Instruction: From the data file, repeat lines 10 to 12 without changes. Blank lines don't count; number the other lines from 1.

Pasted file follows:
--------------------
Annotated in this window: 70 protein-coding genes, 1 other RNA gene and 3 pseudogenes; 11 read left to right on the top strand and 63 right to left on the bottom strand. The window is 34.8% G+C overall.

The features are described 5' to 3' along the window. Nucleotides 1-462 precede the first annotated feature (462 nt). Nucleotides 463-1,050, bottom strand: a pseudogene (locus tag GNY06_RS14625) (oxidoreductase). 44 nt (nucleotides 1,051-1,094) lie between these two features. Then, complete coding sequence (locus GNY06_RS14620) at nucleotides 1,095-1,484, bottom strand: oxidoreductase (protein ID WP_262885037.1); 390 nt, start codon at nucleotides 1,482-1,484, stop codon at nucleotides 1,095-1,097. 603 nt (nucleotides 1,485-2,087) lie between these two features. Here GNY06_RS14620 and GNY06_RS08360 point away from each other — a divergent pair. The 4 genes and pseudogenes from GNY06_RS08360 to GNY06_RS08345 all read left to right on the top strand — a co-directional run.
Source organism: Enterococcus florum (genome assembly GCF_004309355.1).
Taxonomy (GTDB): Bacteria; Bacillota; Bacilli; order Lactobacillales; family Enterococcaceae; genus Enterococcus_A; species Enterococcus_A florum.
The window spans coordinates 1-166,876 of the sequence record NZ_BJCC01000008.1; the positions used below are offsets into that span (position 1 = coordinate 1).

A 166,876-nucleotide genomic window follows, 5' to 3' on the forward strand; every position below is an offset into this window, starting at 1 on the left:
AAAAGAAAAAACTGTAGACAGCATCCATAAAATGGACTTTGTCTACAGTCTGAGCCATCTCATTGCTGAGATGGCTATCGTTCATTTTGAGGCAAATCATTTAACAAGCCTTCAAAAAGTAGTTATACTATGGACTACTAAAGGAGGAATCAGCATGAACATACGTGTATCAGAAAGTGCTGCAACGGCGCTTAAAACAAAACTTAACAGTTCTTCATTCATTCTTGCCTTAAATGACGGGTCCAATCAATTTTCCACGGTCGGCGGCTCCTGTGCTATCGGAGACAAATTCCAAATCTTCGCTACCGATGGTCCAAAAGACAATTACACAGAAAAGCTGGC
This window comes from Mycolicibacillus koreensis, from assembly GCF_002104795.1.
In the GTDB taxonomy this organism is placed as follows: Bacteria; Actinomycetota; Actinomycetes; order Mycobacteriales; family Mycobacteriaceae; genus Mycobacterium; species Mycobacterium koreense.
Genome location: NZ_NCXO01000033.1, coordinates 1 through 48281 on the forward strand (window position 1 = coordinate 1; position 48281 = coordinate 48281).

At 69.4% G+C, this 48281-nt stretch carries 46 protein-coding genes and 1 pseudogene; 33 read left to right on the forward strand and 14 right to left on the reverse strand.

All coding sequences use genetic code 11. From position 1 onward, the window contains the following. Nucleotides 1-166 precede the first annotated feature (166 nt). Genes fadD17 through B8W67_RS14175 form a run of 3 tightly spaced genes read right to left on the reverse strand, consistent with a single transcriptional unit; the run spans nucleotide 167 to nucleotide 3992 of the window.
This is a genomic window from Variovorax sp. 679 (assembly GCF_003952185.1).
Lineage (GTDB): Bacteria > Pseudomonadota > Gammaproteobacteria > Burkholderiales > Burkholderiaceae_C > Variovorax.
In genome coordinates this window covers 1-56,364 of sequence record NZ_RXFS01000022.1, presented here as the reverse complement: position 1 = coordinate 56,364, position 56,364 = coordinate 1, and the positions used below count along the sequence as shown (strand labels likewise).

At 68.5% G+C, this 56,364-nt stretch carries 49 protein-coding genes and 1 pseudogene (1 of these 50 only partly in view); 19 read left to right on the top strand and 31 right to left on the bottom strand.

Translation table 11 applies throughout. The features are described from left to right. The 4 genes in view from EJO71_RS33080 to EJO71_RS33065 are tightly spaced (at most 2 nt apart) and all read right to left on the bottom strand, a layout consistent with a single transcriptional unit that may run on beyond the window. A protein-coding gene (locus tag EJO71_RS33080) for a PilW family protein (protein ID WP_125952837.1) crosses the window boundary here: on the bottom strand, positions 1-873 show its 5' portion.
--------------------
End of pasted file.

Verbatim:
Genome location: NZ_NCXO01000033.1, coordinates 1 through 48281 on the forward strand (window position 1 = coordinate 1; position 48281 = coordinate 48281).

At 69.4% G+C, this 48281-nt stretch carries 46 protein-coding genes and 1 pseudogene; 33 read left to right on the forward strand and 14 right to left on the reverse strand.

All coding sequences use genetic code 11. From position 1 onward, the window contains the following. Nucleotides 1-166 precede the first annotated feature (166 nt). Genes fadD17 through B8W67_RS14175 form a run of 3 tightly spaced genes read right to left on the reverse strand, consistent with a single transcriptional unit; the run spans nucleotide 167 to nucleotide 3992 of the window.